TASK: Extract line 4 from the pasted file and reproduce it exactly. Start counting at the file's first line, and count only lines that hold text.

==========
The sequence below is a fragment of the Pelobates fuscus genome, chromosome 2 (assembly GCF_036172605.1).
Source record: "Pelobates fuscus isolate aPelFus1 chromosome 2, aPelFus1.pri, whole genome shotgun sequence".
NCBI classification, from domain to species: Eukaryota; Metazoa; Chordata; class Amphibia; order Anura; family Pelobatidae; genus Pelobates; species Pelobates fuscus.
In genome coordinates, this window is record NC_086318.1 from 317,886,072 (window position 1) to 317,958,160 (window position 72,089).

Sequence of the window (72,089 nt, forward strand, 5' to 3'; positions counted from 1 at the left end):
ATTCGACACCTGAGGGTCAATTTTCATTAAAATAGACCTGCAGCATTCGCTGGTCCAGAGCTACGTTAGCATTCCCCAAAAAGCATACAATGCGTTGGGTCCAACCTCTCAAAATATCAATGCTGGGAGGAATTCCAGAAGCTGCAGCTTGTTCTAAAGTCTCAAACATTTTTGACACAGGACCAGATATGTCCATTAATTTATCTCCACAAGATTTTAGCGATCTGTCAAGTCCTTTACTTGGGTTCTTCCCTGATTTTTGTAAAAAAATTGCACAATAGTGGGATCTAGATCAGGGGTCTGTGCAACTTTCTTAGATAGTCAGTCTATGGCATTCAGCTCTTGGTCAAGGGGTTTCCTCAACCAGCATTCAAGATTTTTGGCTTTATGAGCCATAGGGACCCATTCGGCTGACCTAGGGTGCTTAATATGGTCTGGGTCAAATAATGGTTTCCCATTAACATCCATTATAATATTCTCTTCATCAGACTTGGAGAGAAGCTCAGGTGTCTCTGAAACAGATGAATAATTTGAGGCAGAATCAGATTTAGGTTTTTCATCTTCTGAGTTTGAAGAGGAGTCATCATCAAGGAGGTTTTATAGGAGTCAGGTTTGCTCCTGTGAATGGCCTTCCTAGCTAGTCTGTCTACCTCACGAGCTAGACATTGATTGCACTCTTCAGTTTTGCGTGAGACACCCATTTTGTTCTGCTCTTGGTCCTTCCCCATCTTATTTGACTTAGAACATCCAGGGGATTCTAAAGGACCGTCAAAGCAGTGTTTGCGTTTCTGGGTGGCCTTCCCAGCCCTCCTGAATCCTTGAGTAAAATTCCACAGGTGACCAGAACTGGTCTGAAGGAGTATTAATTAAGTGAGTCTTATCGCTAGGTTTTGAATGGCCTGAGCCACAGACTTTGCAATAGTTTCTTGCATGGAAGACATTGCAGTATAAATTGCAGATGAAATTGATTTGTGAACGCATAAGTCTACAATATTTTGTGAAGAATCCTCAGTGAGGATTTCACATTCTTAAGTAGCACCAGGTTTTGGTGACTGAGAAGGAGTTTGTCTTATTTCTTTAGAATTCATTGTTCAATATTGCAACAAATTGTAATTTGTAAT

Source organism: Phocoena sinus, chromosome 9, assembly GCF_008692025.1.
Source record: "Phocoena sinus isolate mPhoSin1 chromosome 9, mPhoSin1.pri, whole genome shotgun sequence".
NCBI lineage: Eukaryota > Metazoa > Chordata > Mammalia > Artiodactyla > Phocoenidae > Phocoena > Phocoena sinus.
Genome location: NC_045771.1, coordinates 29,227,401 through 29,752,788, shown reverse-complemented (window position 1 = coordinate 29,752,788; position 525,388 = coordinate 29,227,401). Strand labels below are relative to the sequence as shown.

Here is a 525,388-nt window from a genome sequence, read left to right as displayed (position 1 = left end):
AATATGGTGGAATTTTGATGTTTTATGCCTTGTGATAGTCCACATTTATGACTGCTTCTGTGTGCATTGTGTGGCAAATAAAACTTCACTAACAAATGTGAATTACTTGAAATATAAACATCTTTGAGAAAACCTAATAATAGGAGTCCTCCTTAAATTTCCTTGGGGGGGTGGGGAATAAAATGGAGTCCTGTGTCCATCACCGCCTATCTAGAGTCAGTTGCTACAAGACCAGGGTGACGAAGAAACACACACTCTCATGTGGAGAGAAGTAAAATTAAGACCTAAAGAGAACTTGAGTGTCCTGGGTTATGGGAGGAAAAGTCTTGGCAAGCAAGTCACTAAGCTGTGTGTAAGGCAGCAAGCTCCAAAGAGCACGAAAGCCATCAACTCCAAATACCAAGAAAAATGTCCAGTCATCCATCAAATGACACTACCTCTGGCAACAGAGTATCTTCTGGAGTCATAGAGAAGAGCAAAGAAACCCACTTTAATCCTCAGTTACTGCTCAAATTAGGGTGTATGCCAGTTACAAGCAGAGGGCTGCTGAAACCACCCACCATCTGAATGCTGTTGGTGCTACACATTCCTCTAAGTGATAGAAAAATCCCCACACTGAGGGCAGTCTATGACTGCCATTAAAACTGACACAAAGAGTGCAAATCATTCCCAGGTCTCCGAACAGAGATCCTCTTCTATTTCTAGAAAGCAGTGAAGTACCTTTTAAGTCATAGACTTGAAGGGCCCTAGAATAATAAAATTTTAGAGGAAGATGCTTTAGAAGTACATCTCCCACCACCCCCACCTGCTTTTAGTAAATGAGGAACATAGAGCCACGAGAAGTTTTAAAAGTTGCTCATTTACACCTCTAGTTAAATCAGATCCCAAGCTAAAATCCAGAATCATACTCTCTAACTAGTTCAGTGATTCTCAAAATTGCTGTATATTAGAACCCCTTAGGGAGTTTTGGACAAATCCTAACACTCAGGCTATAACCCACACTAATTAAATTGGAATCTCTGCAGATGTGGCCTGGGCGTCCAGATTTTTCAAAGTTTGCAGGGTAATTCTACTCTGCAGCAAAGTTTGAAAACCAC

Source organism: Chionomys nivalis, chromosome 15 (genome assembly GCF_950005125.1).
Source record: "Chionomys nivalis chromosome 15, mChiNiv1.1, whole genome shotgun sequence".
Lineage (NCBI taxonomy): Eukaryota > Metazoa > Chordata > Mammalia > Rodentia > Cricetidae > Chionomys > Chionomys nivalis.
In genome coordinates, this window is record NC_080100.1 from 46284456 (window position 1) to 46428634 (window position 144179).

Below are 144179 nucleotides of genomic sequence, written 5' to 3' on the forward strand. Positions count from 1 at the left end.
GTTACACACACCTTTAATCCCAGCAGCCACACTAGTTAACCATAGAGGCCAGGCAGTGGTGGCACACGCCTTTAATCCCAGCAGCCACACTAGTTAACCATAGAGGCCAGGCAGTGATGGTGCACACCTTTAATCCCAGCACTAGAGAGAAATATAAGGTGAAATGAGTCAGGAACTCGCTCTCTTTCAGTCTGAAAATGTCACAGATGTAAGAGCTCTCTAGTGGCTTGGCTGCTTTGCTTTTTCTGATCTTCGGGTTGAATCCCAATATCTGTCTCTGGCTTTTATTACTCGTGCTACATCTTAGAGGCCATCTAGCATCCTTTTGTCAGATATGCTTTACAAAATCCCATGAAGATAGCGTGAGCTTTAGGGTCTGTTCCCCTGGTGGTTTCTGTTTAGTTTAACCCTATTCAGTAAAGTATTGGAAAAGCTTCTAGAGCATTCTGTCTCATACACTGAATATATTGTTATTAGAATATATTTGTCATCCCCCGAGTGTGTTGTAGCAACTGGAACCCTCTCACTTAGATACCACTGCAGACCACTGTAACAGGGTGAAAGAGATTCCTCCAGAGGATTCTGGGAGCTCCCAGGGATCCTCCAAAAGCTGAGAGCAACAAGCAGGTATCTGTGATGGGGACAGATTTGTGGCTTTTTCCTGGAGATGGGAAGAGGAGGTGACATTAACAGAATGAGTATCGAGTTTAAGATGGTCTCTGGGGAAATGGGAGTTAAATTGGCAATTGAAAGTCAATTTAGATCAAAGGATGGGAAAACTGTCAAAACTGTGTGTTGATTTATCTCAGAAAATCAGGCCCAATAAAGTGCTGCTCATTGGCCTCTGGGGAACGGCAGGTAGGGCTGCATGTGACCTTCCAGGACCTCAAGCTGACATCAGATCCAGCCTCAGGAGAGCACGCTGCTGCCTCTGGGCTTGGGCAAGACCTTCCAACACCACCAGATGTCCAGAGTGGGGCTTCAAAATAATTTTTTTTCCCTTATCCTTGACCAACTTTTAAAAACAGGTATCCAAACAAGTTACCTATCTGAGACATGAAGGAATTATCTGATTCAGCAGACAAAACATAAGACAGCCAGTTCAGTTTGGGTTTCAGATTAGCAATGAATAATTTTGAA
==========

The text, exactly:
In genome coordinates, this window is record NC_086318.1 from 317,886,072 (window position 1) to 317,958,160 (window position 72,089).